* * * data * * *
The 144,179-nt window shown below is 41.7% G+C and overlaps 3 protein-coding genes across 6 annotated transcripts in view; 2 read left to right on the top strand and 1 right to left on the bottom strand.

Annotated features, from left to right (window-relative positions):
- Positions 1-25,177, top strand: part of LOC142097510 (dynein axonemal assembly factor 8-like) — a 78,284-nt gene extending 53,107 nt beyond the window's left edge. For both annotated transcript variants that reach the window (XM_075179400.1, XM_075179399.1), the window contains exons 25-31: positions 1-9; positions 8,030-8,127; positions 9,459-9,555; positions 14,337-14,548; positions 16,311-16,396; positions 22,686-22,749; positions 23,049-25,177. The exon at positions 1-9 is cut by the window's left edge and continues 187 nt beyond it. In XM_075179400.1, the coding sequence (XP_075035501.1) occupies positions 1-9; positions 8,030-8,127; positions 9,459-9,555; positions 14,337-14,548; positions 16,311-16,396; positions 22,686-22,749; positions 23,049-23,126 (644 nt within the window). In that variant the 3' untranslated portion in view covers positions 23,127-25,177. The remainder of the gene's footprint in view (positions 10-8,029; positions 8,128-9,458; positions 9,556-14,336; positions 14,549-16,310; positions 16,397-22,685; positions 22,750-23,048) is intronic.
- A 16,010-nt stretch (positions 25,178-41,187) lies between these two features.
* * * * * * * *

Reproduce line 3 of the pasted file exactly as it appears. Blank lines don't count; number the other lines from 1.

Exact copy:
- Positions 1-25,177, top strand: part of LOC142097510 (dynein axonemal assembly factor 8-like) — a 78,284-nt gene extending 53,107 nt beyond the window's left edge. For both annotated transcript variants that reach the window (XM_075179400.1, XM_075179399.1), the window contains exons 25-31: positions 1-9; positions 8,030-8,127; positions 9,459-9,555; positions 14,337-14,548; positions 16,311-16,396; positions 22,686-22,749; positions 23,049-25,177. The exon at positions 1-9 is cut by the window's left edge and continues 187 nt beyond it. In XM_075179400.1, the coding sequence (XP_075035501.1) occupies positions 1-9; positions 8,030-8,127; positions 9,459-9,555; positions 14,337-14,548; positions 16,311-16,396; positions 22,686-22,749; positions 23,049-23,126 (644 nt within the window). In that variant the 3' untranslated portion in view covers positions 23,127-25,177. The remainder of the gene's footprint in view (positions 10-8,029; positions 8,128-9,458; positions 9,556-14,336; positions 14,549-16,310; positions 16,397-22,685; positions 22,750-23,048) is intronic.